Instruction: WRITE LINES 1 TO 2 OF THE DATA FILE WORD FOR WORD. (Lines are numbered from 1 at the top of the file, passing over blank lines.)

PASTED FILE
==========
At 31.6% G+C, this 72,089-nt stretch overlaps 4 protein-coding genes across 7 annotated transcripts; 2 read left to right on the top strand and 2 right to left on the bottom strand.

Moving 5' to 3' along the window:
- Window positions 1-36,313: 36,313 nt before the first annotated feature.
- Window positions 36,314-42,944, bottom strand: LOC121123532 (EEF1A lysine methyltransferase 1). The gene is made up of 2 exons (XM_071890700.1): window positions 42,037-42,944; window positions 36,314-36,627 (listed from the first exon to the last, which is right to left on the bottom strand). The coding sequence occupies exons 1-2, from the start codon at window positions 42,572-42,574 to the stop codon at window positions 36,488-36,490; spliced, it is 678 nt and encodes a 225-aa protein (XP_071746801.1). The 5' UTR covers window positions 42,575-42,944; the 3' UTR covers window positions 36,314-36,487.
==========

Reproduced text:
At 31.6% G+C, this 72,089-nt stretch overlaps 4 protein-coding genes across 7 annotated transcripts; 2 read left to right on the top strand and 2 right to left on the bottom strand.

Moving 5' to 3' along the window: